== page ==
digital talent

Matthew Housden has over 30 years’ experience working in consultancy and for well known brands, and the University of Greenwich lecturer is now taking over as chair of the DM Trust, the charity tasked with funding growth and good governance in direct, digital and data marketing.

He tells Marketing Week what he thinks are the biggest issues currently facing the industry – including digital skills, diversity and recruiting global talent – and how it must go about tackling them.

What is the DM Trust’s role in making the data-driven marketing industry fit for the future?

The DM Trust is about trying to attract the best talent into the industry. The other side is how we go about responsible marketing, and with GDPR that is going to become more important and the stakes are raised as well. Facebook just had a €110m fine in May for swapping data with WhatsApp, for example. We’re putting money into both areas.

As digital transformation gathers pace there is a real issue around keeping those who are in work up to speed with what is going on, and attracting those with the right skills who are not yet in our industry. We are competing against banking and systems logistics. We need the right people to keep the pace of change going, but there is a shortage. Recent research by Capgemini pointed to 77% of companies surveyed saying there is a shortage of digital skills.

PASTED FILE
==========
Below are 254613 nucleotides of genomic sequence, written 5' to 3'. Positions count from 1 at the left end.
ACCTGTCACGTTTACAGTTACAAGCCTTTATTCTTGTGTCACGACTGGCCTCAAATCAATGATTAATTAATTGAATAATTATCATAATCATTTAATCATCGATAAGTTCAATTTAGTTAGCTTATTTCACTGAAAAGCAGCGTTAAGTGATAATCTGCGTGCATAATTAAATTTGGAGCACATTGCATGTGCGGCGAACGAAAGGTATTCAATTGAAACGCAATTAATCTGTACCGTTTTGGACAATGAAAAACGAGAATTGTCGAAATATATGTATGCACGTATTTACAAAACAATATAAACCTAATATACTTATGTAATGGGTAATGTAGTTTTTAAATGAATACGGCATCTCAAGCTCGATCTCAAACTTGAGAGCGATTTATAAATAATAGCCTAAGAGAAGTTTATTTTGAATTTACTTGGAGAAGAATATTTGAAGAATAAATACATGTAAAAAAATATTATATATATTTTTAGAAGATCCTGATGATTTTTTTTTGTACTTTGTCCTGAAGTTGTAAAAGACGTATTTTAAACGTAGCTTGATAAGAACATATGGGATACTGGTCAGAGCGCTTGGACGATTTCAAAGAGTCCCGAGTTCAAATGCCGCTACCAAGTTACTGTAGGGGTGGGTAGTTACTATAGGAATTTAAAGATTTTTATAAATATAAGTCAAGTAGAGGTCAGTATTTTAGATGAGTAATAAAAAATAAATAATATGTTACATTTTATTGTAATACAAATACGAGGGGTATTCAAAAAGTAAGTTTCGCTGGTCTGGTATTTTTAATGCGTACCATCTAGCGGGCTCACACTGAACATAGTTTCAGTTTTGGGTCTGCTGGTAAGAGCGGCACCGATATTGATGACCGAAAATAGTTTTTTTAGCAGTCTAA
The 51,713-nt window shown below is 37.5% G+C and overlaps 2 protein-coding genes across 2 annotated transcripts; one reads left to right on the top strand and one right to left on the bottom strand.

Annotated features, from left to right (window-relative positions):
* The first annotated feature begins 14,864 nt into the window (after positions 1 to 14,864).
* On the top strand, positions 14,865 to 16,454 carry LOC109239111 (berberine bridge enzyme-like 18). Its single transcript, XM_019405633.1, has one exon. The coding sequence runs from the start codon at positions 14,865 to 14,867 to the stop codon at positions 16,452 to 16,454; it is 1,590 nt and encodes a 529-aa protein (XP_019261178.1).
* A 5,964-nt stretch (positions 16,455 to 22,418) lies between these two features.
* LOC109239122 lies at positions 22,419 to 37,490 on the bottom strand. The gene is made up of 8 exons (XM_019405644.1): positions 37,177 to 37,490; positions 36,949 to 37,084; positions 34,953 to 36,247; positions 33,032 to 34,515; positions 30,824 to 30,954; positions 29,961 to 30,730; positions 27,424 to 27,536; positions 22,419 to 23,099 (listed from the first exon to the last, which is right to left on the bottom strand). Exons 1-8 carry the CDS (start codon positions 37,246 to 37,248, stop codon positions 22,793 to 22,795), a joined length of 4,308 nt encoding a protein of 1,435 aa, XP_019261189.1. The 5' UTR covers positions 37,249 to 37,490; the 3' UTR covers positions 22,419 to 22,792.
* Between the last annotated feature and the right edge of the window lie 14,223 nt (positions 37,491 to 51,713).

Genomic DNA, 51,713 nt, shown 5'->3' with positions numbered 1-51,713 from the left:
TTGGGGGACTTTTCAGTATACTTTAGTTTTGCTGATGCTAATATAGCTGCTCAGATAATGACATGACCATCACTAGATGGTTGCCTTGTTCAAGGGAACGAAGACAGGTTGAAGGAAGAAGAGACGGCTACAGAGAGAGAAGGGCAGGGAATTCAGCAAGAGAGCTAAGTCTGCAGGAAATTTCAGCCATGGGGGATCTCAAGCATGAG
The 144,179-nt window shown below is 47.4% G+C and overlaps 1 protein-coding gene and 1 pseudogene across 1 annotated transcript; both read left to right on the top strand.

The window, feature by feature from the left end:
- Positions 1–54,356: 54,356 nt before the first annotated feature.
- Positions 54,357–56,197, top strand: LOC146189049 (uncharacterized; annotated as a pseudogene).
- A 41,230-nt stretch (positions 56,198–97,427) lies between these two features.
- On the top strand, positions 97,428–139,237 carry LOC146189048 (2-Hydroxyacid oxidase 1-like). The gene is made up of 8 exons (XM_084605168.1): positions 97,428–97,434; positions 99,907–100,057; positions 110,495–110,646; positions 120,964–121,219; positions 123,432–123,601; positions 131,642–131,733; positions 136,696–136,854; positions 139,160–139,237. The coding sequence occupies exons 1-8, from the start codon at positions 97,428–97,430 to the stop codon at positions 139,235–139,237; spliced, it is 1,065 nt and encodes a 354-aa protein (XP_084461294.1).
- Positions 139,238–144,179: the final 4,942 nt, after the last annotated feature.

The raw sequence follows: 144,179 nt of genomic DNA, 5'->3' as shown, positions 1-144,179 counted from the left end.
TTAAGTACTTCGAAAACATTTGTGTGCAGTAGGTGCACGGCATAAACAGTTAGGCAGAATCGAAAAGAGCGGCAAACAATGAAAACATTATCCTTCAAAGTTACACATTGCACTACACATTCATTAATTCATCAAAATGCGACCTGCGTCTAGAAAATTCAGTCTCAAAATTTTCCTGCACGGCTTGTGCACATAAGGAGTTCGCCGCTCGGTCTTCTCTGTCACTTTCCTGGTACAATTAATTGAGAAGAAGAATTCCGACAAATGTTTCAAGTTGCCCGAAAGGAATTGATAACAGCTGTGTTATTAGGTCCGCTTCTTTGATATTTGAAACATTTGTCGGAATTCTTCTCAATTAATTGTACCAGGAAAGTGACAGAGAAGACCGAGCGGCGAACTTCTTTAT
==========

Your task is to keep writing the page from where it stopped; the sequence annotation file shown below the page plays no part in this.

What skills does the industry require?

The people we are increasingly looking for need to be able to have quite a special set of skills – being able to understand and make sense of data. We are looking for people coming from unconventional backgrounds into marketing. The DM Trust has been working with the Institute of Direct and Digital Marketing’s Creative Data Academy to look at graduates from STEM subjects – science, technology, engineering and maths – and promote the fact that marketing is a viable and attractive career option. A few years ago they wouldn’t have considered marketing.

Has marketing been considered a career for humanities graduates for too long, because young people think it’s just advertising?

There is that, but equally we still need those people. With data, you’re looking at implementation and execution – you still have to have the brand positioning and proposition, and that comes from a variety of different skills. Marketing draws on so many different disciplines and combines them. There’s still room for that magic dust that genuinely creative people sprinkle on brands, but it’s now also about being able to manipulate and understand data. The key output of that should be to further the human interaction. Marketing is still about human relationships.

Academics such as Mark Ritson and Byron Sharp say marketing training today is poor. What’s your view?

Some of the…